Looking at Women

Looking at Women is a 101 of feminist cinema that is accompanied by resources that lead into a more profound reading of the issue of female identity in artistic production. The aim of the curation is to provide the spectator and/or reader with a succinct and theoretically driven selection of films that deconstruct the sexually, socially and psychologically complicated identity of women in cinema (and beyond).

It is a curated series of eleven films, divided into four sections: The Femme Fatale: Film Noir; The Male Gaze; (Beware) The Female Gaze and A New Woman’s Cinema. The series begins by exploring the history of female representations in main-stream cinema and ends with a discussion regarding the cinematic responses by women to their on screen typification. Each film/category is accompanied by one key text, in which the film or its key themes are discussed. In addition to these core readings, a series of supplementary wider-readings are available, which cover issues that reach beyond the narrative of the film, such as Cultural Identity and Cinematic Representation (Stuart Hall, 1989) and Gender Trouble (Judith Butler, 1990).

Looking at Women tackles the debates that sit at the heart of feminist film theory. Turning towards  the institutions that surround cinema, such as film criticism and theory, the curation has three goals: to deconstruct female tropes and norms established by Hollywood; to question why the “other”, namely the female, has historically been excluded from the production of cinematic screen culture and thus how they have come to shape discussions that surround it; and to outline how the role of woman has been constructed through popular culture over the twentieth century.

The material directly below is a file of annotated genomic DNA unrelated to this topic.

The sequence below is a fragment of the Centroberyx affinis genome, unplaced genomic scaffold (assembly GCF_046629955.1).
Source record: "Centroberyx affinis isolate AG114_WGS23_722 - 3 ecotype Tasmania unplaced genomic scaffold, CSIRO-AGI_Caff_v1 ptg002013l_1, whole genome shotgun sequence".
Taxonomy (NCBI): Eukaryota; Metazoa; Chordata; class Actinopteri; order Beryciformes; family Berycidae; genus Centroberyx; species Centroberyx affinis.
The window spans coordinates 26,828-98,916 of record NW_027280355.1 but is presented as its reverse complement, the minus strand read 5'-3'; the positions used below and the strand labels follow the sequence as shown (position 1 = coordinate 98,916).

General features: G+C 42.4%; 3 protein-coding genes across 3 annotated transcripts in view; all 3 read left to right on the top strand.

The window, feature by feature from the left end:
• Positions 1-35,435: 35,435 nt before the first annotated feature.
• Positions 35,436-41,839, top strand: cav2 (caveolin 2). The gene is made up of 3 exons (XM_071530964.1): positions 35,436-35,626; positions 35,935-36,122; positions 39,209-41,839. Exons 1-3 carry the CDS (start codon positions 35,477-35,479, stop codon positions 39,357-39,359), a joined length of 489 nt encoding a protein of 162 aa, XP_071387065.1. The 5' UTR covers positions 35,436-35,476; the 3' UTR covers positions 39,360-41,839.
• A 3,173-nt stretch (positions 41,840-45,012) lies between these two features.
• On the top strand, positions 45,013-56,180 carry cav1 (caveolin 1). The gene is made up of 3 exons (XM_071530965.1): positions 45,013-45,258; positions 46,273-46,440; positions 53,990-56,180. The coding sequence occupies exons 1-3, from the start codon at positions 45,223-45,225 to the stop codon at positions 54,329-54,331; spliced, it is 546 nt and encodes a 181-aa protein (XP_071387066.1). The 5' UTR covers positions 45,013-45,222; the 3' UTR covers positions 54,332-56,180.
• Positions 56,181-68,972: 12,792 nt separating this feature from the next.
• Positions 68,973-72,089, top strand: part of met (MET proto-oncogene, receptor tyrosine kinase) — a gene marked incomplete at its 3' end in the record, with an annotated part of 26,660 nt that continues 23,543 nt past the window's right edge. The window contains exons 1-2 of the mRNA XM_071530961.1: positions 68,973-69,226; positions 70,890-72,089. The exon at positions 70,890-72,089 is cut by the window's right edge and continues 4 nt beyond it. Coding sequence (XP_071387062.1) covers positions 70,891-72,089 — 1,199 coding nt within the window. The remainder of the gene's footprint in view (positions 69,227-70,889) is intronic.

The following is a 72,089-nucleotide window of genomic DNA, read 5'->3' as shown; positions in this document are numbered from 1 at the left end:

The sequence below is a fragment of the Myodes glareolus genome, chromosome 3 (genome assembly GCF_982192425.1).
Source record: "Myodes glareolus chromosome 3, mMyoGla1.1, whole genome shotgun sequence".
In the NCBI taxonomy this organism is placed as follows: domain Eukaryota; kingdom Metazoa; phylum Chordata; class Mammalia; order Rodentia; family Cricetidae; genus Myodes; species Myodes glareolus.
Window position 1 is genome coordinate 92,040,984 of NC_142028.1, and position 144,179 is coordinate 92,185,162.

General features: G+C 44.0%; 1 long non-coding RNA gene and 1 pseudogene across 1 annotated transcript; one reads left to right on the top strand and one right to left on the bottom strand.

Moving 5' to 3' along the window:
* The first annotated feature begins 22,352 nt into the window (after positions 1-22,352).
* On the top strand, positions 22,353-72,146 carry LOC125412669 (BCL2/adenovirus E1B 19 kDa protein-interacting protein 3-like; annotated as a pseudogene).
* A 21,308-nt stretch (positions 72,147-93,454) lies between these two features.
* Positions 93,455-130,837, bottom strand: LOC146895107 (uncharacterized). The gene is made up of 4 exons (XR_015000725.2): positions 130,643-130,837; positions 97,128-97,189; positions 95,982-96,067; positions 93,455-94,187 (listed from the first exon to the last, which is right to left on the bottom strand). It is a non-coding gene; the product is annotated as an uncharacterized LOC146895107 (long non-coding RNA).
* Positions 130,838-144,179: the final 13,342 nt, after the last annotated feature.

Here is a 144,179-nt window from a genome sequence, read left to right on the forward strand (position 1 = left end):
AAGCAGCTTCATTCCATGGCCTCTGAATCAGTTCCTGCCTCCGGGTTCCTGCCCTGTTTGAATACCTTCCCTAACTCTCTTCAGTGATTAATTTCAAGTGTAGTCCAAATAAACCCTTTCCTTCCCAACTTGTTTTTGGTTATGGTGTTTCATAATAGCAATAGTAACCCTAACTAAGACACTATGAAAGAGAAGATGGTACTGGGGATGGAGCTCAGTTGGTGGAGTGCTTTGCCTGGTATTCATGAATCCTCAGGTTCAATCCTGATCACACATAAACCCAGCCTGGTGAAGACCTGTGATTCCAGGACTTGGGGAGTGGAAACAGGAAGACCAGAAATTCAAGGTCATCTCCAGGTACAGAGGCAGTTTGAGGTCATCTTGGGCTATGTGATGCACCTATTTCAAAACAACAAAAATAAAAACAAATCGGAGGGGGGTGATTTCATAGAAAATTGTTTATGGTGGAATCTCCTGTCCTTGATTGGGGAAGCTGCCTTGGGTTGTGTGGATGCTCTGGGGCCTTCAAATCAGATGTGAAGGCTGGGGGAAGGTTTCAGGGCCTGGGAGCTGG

In doing so, the curation will provide a historical context and genealogy for contemporary movements such as #metoo, “Lady Gaga Feminism” and the growing popularity of authors such as Chimamanda Ngozi Adichie and Naomi Klein. That said, Looking at Women is a starting point but by no means an end to the multi-faceted feminist discussions of the twenty first century. 



Kathryn Cutler-MacKenzie

Kathryn is a fourth year student of a joint degree in History of Art and Art Practice at The University of Edinburgh. Her interest in feminist cinema comes from her belief in political, cultural and social equity, a set of values that she says have often felt uncomfortable  alongside popular feminist movements such as "fourth wave" or Taylor Swift "girl gang" feminisms. Kathryn has found that by understanding the roots of female "types", consolidated through literature, cinema and art, she has been able to understand how they are constructed and how her own sense of femininity and womanhood differ.  

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Neon Eye is a film production company based in Edinburgh. As well as offering a platform for these curations and an accompanying video podcast, the company also creates and produces creative films of varying forms, from documentary to drama, and commercial videos for other companies, individuals, and enterprises.

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